Life is a cabaret
Lab research, field trips teach teens science basics
Tulane football to unveil 2014 uniforms on WWL-TV on Thursday morning
Shower power
Teens love to fight
facebook
twitter
youtube

Scholarship and activism with a global reach

July 10, 2014 11:00 AM

Aidan Smith
asmith41@tulane.edu

Continuing her efforts to expand international discussions of women in the judiciary, Newcomb College Institute director Sally J. Kenney traveled to Tbilisi, Georgia, recently to help women judges in the Eurasian country develop a gender-focused training program.

Sally Kenney addresses a conference of women judges in Tbilisi, Georgia.

Sally J. Kenney leads a workshop for women judges in Tbilisi, Georgia, as part of the Judicial Independence and Legal Empowerment Project. (Photo from Inga Todria)


Kenney’s work was part of a project of the United States Agency for International Development (USAID) and the United Nations Development Program, which partnered with the Judicial Independence and Legal Empowerment Project of the East-West Management Institute to develop a gender-specific curriculum for all new judges as part of their standard education.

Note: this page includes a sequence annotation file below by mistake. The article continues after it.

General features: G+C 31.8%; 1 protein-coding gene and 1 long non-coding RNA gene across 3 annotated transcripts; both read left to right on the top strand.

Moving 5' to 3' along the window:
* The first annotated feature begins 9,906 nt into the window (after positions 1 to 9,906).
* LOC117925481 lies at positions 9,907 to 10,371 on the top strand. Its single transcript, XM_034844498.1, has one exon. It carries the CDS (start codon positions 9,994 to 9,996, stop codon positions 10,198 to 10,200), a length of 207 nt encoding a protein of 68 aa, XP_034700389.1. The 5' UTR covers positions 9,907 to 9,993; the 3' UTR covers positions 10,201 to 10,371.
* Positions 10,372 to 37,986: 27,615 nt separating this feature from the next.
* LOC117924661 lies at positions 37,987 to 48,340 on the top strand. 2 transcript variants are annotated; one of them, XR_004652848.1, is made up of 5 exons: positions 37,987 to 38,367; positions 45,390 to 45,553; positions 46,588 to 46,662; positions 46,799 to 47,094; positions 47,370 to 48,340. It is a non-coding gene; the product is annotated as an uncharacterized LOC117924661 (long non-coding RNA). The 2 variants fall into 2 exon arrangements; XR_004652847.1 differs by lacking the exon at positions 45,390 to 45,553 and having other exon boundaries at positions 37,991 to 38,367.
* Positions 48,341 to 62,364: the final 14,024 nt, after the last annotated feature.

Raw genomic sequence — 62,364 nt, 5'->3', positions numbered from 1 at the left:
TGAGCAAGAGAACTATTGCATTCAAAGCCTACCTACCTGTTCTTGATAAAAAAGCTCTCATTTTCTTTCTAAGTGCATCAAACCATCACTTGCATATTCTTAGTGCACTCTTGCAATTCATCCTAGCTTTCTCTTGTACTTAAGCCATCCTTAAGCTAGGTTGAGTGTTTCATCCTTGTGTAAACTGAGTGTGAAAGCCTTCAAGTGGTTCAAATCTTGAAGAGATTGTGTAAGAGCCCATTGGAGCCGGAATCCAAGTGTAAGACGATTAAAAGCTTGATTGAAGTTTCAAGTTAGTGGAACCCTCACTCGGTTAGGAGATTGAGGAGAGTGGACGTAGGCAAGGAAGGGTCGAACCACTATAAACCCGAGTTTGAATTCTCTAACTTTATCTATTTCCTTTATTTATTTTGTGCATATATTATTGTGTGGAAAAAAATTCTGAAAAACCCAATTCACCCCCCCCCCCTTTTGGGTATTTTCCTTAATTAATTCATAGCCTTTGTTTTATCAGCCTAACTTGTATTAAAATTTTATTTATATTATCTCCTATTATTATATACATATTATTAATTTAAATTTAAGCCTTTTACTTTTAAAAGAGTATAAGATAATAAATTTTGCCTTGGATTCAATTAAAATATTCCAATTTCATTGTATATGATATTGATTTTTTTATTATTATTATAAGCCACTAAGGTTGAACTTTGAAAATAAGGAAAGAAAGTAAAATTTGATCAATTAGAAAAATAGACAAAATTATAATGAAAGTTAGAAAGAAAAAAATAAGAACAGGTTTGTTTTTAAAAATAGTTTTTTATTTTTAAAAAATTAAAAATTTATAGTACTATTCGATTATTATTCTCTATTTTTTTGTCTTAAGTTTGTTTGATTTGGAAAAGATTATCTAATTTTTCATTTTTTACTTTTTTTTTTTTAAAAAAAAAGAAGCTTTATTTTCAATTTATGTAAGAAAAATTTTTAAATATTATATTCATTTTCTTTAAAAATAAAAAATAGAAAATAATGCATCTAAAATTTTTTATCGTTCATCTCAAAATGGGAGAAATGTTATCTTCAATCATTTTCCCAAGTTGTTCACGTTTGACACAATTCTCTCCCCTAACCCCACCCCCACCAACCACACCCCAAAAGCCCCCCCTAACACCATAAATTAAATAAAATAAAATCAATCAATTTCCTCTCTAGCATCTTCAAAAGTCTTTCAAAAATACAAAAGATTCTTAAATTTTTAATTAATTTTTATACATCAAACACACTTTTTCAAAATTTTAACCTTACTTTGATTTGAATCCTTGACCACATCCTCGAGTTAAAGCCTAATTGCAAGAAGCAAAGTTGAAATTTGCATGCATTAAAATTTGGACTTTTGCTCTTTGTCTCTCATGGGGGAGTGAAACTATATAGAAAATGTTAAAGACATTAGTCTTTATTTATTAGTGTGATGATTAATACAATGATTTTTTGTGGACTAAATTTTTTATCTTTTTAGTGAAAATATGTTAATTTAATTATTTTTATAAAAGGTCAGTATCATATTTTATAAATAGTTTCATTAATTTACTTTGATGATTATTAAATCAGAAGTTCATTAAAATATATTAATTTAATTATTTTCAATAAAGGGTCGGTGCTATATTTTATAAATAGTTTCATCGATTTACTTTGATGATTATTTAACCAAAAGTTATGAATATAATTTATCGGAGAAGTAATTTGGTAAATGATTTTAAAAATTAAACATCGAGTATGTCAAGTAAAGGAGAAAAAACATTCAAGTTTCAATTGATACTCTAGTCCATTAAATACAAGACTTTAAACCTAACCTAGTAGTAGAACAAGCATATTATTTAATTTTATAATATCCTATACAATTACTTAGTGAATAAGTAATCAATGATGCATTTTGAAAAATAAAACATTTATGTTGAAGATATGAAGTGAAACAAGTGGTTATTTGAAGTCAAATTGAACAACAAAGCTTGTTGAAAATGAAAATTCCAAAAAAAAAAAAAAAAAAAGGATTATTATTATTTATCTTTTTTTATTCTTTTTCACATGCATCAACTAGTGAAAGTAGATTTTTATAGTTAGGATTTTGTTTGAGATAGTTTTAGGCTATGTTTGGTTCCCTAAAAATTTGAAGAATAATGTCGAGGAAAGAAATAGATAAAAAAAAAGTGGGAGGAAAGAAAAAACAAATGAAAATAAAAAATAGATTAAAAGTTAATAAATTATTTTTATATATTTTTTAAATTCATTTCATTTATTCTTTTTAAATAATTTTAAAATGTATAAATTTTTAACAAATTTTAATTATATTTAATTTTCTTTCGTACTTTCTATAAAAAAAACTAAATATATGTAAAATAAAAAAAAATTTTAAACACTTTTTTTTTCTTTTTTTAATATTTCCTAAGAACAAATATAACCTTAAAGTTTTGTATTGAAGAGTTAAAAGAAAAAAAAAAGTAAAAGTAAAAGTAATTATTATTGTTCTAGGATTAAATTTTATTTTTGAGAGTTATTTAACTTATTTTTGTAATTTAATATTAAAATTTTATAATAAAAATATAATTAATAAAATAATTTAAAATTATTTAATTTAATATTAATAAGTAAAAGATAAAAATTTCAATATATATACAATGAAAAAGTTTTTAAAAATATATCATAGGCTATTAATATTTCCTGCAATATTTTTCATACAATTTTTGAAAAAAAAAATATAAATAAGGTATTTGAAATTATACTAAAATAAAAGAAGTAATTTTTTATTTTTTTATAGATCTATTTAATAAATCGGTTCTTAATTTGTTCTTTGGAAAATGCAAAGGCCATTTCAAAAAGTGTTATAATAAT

“I am thrilled to have the opportunity to work with judges, lawyers and political leaders to help diversify the judiciary,” said Kenney, who also is a political science professor at Tulane University. “Seeing one’s scholarly arguments take hold and change practice is one of the most gratifying experiences a scholar can have.”

Kenney’s book, Gender and Justice: Why Women in the Judiciary Really Matter, was translated into Georgian before her visit. Research reveals that as of 2014, half of Georgian judges are women but they are concentrated in the lower courts. They are underrepresented or absent from the highest appellate courts, the governing committees and leadership positions.

A group of Georgian women judges hatched the idea of bringing Kenney to Tbilisi when they met her last year in New Orleans at the annual meeting of the National Association of Women Judges, which Kenney helped to organize. While in the Eurasian nation, Kenney also met with USAID officials and U.S. Ambassador Richard Norland.

This is not the first international training that Kenney conducted. In January, she spoke to the Kenyan Association of Women Judges about gender equity in their nation. Her travels are not limited to the far-flung places like Nairobi and Tbilisi — she also was a keynote lecturer at the North Dakota Bar Association’s annual meeting in Fargo, N.D., and will be speaking at the 8th Circuit Judicial Conference in Omaha, Neb., later this summer.

Aidan Smith is external affairs officer for the Newcomb College Institute.

Tulane University, New Orleans, LA 70118 504-865-5000 website@tulane.edu